Design of a 200-mm f/4 Telephoto for a 35-mm Camera "from Scratch"
Reversed Telephoto (Retrofocus and Fish-Eye) Lenses
The Reversed Telephoto Principle
The Basic Retrofocus Lens
Fish-Eye, or Extreme Wide-Angle Reversed Telephoto, Lenses
Wide-Angle Lenses with Negative Outer Elements
The Petzval Lens; Head-up Display Lenses
The Petzval Portrait Lens
The Petzval Projection Lens
The Petzval with a Field Flattener
Very High Speed Petzval Lenses
Head-up Display (HUD) Lenses, Biocular Lenses, and Head/Helmet Mounted Display (HMD) Systems
Microscope Objectives
General Considerations
Classical Objective Design Forms: The Aplanatic Front
Flat-Field Objectives
Reflecting Objectives
The Microscope Objective Designs
Mirror and Catadioptric Systems
The Good and the Bad Points of Mirrors
The Classical Two-Mirror Systems
Catadioptric Systems
Aspheric Correctors and Schmidt Systems
Confocal Paraboloids
Unobscured Systems
Design of a Schmidt-Cassegrain "from Scratch"
Infrared and Ultraviolet Systems
Infrared Optics
IR Objective Lenses
IR Telescopes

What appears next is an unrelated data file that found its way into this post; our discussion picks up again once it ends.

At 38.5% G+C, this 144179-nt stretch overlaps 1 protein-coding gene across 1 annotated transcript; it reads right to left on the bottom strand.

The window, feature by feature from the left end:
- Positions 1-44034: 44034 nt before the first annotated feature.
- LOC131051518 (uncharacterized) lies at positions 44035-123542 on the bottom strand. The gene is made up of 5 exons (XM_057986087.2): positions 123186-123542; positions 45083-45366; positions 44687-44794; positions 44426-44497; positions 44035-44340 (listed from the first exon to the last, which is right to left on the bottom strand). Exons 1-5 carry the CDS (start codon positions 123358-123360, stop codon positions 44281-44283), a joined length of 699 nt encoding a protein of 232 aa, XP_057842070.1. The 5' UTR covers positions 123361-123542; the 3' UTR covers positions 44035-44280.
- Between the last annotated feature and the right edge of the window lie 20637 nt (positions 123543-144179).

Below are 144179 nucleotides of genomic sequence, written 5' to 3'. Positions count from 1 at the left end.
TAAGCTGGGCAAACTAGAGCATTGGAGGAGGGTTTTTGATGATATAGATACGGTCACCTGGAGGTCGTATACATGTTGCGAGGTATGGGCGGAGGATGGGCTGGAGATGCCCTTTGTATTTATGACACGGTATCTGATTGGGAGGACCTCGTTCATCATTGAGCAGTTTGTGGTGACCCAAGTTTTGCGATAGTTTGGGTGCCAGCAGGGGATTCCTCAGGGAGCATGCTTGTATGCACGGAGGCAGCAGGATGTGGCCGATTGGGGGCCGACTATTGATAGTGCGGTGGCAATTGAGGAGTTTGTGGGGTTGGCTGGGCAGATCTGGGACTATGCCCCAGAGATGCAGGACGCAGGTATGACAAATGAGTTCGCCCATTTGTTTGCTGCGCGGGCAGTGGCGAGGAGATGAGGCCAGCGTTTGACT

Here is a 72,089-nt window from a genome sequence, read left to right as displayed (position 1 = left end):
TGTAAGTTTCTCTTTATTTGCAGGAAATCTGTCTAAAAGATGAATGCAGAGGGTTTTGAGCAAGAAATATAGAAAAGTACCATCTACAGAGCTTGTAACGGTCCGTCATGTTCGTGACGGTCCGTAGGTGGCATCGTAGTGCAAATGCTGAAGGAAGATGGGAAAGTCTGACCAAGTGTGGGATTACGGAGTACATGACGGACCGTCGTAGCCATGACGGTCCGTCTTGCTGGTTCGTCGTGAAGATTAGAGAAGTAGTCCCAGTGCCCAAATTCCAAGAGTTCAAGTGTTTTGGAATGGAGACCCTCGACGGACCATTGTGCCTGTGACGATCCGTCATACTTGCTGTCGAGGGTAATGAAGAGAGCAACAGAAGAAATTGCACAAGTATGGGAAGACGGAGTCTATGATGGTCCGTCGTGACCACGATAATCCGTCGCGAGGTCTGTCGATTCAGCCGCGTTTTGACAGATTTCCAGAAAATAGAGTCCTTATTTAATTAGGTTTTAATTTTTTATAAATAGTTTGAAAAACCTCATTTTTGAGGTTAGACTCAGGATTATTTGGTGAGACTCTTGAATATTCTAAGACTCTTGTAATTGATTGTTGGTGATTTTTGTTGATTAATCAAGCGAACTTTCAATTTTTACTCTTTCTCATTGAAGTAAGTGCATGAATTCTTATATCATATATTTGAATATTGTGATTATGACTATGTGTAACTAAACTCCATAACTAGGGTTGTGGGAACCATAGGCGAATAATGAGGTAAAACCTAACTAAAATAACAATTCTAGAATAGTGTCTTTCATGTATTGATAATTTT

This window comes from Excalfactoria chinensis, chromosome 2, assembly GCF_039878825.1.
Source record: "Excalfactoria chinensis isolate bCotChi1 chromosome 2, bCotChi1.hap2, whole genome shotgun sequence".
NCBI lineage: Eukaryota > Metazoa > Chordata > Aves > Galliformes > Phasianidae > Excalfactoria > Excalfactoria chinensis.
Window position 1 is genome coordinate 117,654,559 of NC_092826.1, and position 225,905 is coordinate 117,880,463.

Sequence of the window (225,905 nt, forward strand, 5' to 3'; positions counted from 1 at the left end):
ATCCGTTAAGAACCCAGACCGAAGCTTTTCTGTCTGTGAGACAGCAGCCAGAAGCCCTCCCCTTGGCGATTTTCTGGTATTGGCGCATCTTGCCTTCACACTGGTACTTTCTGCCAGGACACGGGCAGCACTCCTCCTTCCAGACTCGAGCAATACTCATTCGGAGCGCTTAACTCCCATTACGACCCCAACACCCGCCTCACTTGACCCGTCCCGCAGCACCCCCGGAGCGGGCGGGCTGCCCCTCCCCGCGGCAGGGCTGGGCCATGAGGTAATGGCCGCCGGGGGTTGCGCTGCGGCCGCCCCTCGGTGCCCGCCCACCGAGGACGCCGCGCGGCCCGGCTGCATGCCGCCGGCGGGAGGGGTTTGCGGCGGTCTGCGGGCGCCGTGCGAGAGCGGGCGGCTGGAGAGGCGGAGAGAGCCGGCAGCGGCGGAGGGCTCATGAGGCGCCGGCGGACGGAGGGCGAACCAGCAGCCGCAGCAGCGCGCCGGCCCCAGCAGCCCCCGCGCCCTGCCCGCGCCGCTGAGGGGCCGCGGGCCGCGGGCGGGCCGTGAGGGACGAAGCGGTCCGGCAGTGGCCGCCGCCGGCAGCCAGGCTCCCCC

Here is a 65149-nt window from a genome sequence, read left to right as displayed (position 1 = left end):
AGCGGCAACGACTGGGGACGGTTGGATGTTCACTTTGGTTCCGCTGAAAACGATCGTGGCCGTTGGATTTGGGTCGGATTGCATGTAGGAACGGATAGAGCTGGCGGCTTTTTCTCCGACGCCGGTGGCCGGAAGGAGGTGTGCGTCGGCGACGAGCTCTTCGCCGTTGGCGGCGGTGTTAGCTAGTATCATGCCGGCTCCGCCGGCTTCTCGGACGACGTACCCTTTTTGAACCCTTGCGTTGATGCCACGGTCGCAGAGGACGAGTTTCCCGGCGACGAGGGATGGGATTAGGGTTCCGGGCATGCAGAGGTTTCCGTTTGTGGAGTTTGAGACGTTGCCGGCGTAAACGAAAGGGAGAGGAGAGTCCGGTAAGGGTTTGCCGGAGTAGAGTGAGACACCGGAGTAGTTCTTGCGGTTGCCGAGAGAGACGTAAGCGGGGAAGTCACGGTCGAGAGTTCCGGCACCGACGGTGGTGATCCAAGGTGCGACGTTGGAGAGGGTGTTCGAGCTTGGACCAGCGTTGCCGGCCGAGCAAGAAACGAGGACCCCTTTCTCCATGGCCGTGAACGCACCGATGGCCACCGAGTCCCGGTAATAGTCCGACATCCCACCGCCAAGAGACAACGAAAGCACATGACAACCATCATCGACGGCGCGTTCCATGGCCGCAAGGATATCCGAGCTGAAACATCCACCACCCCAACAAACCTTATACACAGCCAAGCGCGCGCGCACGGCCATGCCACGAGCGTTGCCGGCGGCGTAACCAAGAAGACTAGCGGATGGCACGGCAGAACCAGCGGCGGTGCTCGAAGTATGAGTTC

Laser Beam Expanders
Ultraviolet Systems
Microlithographic Lenses
Zoom Lenses
Zoom Lenses
Zoom Lenses for Point and Shoot Cameras
A 20x Video Zoom Lens
A Zoom Scanner Lens
A Possible Zoom Lens Design Procedure
Projection TV Lenses and Macro Lenses
Projection TV Lenses
Macro Lenses
Scanner/f-[theta], Laser Disk and Collimator Lenses
Monochromatic Systems
Scanner Lenses
Laser Disk, Focussing, and Collimator Lenses
Tolerance Budgeting
The Tolerance Budget
Additive Tolerances
Establishing the Tolerance Budget
Sign Conventions, Symbols, and Definitions
The Cardinal Points
Image Equations
Paraxial Ray Tracing (Surface by Surface)
Paraxial Ray Tracing (Component by Component)
Two-Component Relationships
Third-Order Aberrations-Surface Contributions
Third-Order Aberrations-Thin Lens Contributions: The G-Sum Equations
Stop Shift Equations
Third-Order Aberrations-Contributions from Aspheric Surfaces
Conversion of Aberrations to Wavefront Deformation (Optical Path Difference)